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The Ontario Court of Appeal ruled Friday that the minuscule continuing payments violated the 1850 land treaties’ promise to share the resource wealth from the territory.Colin Perkel/The Canadian Press

Ontario’s highest court has ruled that the Crown violated the terms of treaties from 1850 by capping annual payments at a few dollars per person to Indigenous peoples who ceded a vast area of the northern part of the province.

The Ontario Court of Appeal ordered a yet-to-be determined amount of compensation that could be in the billions of dollars, and that could come from Ontario, the federal government, or both.

Under the terms of the treaties, the Crown has been paying 23 First Nations just $4 per year for each of their members, in exchange for resource-rich territory the size of France. The land is located on the north shores of Lake Huron and Lake Superior, and it stretches as far north as Hudson Bay. The annual payment has not increased since 1875. In 1850, an initial lump sum of a few thousand dollars was also paid to the communities involved.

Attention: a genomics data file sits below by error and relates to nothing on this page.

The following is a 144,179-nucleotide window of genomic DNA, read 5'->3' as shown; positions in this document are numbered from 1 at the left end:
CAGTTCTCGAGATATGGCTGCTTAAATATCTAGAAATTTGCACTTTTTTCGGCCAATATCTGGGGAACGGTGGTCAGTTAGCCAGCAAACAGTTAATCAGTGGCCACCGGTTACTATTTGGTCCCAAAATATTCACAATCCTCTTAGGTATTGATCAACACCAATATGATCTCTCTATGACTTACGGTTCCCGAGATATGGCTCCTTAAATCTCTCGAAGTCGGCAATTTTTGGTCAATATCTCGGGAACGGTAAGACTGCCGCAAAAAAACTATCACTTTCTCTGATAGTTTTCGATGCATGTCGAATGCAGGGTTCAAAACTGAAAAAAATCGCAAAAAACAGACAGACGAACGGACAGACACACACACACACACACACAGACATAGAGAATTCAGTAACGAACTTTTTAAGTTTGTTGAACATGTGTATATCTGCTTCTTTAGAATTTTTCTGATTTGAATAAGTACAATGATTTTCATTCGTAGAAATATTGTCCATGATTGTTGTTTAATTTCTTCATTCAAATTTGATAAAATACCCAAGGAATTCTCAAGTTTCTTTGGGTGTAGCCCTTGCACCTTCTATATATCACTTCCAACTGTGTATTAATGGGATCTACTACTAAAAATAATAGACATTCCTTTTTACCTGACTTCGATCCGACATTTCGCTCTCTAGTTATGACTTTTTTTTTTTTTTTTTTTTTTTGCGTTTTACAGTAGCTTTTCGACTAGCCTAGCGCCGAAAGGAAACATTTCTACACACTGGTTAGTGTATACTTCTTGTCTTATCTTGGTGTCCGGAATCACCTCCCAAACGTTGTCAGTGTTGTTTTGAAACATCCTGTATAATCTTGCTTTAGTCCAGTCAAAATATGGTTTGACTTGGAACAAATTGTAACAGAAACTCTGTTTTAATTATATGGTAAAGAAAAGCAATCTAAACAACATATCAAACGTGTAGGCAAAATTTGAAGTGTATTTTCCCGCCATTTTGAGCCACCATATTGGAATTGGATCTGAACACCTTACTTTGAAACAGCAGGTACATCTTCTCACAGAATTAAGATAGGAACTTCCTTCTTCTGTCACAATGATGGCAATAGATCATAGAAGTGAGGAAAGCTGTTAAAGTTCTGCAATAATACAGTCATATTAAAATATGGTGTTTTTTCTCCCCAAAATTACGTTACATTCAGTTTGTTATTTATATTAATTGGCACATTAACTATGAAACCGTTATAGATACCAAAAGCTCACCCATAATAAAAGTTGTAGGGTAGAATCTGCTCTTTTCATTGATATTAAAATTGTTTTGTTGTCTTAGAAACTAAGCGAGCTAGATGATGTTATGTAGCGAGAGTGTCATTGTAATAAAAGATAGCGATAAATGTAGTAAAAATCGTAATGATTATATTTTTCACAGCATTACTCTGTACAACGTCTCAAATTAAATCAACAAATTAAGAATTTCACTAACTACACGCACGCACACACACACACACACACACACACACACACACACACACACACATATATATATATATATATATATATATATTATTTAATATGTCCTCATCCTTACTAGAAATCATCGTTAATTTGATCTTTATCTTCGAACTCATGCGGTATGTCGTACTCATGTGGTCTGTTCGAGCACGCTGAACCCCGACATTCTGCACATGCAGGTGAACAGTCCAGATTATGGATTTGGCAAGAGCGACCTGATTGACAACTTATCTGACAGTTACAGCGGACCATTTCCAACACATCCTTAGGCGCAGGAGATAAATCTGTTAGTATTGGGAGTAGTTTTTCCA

The Ontario Court of Appeal ruled 5-0 on Friday that the minuscule continuing payments violated the treaties’ promise to share the resource wealth from the territory, and sent the case back to the trial judge for the next phase: determining how the sharing should be done, and how much money it would mean for the 40,000 Anishinaabe descendants of the First Nations that ceded the territory. Which government is responsible for paying out the money is also to be determined in the next phase.

The appeal court recommended negotiations among the parties. “True reconciliation will not be achieved in the courtroom,” it said.

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The Ontario Ministry of the Attorney General said its counsel are reviewing the decision, and that it would be inappropriate to comment because the matter is within the appeal period and before the courts.

The federal government has said it will negotiate if Ontario comes to the table. The First Nations involved have also agreed to negotiate. The court did not put a figure on the amount of money at stake, but Harley Schachter, a lawyer who represented the Red Rock and Whitesand First Nations in the case, said he expects it will be in the billions, and will address inequities in living standards.

The wealth to be shared includes government revenues connected to the use, sale or licensing of land and water in the treaties’ territory, including mineral and lumber revenues. That wealth includes both future and past revenues.

The trial judge, Ontario Superior Court Justice Patricia Hennessy, determined that the parties to the treaties had a common intention to share revenues, over and above the individual annuities, by means of collective payments to the chiefs and their tribes.

“This is not just money that goes out the window,” Mr. Schachter said in an interview. “This is an investment in a people, and everybody wins. It’s not a zero-sum game. If reconciliation is achieved, all of Canada’s the winner.”